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Alopecia Areata Hair Loss Information
One type of hair loss, Alopecia Areata, also known as ‘spot balding’is known to cause one or more patches of non-scarring hair loss, primarily effecting the scalp area but can affect any hair bearing skin surface. It is an acquired condition, with possible hereditary predisposition, and is believed to be an autoimmune disorder, a result of the body mistakenly recognizing hair follicles as a threat. There is some scientific evidence that alopecia attacks the portions of the hair follicle associated with color, based on the observation that gray hair is rarely affected.
This type of hair loss affects both males and females and is common in children. It is not normally associated with any disease process. Untreated, it normally resolves itself within a year’s time but sometimes the resulting hair loss is permanent. However, treatments do exist and will encourage hair regrowth, but frequently do not work consistently for all hair loss sufferers.
The course of this short-term condition normally starts with small bald patches, usually oval or round. These bald patches may be tingly or even painful with the skin itself appearing normal and unscarred. Interestingly, different areas of skin may simultaneously exhibit hair loss and hair regrowth.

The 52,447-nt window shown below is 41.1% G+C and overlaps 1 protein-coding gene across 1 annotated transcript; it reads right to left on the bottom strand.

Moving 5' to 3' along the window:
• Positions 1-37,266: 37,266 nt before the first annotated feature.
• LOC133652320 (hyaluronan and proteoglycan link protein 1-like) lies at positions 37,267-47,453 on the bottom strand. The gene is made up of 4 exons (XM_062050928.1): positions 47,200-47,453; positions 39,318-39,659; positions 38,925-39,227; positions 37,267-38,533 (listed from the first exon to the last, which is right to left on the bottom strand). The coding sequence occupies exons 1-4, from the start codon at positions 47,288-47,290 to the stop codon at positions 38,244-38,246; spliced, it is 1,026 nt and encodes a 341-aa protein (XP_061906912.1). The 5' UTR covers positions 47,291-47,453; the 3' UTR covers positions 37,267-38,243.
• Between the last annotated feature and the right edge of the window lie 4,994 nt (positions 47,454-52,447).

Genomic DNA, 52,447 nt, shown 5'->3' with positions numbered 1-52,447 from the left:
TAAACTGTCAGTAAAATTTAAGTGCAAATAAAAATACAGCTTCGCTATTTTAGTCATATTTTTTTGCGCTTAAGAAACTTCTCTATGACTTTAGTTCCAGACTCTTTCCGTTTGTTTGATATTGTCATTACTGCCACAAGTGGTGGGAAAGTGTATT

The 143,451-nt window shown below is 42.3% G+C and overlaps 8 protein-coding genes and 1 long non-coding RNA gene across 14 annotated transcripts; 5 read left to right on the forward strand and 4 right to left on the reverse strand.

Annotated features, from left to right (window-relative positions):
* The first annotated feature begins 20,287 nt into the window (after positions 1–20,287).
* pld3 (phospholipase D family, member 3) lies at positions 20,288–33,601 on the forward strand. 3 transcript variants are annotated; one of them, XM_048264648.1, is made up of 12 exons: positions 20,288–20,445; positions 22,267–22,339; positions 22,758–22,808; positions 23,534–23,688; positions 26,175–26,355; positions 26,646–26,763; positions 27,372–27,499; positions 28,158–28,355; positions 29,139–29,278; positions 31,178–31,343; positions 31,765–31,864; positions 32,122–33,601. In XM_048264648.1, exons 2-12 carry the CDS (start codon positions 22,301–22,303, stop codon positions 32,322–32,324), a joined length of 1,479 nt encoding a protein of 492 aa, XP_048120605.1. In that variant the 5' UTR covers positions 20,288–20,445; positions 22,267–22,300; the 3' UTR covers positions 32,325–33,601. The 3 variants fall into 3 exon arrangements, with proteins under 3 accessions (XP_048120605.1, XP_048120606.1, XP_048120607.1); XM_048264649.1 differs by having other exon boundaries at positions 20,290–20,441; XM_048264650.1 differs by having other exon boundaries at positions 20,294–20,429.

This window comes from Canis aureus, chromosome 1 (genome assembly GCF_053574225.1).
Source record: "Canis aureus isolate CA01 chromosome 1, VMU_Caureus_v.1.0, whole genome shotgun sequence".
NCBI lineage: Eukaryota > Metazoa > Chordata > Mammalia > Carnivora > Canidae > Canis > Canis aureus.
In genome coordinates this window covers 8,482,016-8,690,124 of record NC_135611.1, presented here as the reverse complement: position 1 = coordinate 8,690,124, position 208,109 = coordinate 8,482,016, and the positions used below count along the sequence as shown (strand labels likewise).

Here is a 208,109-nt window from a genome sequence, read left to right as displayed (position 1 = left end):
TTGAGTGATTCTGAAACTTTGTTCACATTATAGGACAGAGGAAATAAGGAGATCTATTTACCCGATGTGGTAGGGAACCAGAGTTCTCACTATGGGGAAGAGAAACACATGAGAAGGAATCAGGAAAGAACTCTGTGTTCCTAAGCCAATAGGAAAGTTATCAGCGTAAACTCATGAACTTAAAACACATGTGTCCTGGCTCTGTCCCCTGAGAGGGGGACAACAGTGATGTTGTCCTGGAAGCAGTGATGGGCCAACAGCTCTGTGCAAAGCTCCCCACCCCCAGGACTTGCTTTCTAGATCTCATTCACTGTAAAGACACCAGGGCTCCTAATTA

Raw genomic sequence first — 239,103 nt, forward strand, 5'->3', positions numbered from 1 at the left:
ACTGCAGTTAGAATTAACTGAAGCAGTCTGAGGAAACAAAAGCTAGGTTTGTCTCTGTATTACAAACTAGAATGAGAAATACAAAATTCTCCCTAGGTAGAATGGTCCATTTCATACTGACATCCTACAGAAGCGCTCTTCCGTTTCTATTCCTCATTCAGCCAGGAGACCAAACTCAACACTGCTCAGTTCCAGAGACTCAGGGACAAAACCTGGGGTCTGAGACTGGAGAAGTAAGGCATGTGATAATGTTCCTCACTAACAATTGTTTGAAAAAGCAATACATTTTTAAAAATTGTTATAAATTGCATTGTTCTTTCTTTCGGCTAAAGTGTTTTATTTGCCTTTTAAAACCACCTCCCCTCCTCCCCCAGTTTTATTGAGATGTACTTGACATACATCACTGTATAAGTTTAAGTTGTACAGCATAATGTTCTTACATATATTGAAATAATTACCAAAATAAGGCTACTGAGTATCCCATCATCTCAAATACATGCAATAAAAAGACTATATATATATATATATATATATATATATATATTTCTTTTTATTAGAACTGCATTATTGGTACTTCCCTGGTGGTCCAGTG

The clinical diagnosis of Alopecia Areata is based on its visual features with biopsies rarely being needed. In order to make a differential diagnosis a dermatologist will use ‘trichoscopy’ to look for ‘hyperkeratotic plugs’; yellow dots on the skin surface, ‘micro-exclamation mark hairs’; hairs that appear thinned to the appearance of an exclamation mark, and ‘black dots’; the remains of destroyed hair follicles in the follicle opening. Although the actual causes of Alopecia Areata is not completely understood, it is known that this condition often has spontaneous remission without treatment. In cases of severe hair loss physicians have had limited success treating the hair loss with corticosteroids, orally, injected or applied externally in cream form. There are other treatments, also of varying reliability such as steroid creams or irritants.
Normally, hair lost to Alopecia Areata will grow back in a few months. Severe cases, however, can progress to become Alopecia Totalis or Alopecia Universalis which leads to permanent, large scale hair loss.
Problems associated with Alopecia can be both psychological or physical in nature. related to embarassment or loss of self-image resulting from hair loss. This damage to self-image can create problems with social phobia, depression and/or anxiety. Physically, loss of thinning of hair can lead to sunburned scalps. Additionally, loss of nasal hair can increase incidents of hay fever.
Alopecia Areata is a condition worthy of prompt medical attention. Working with a dermologist can minimize the damage done to hair and skin, as well as the other problems that are associated with hair loss.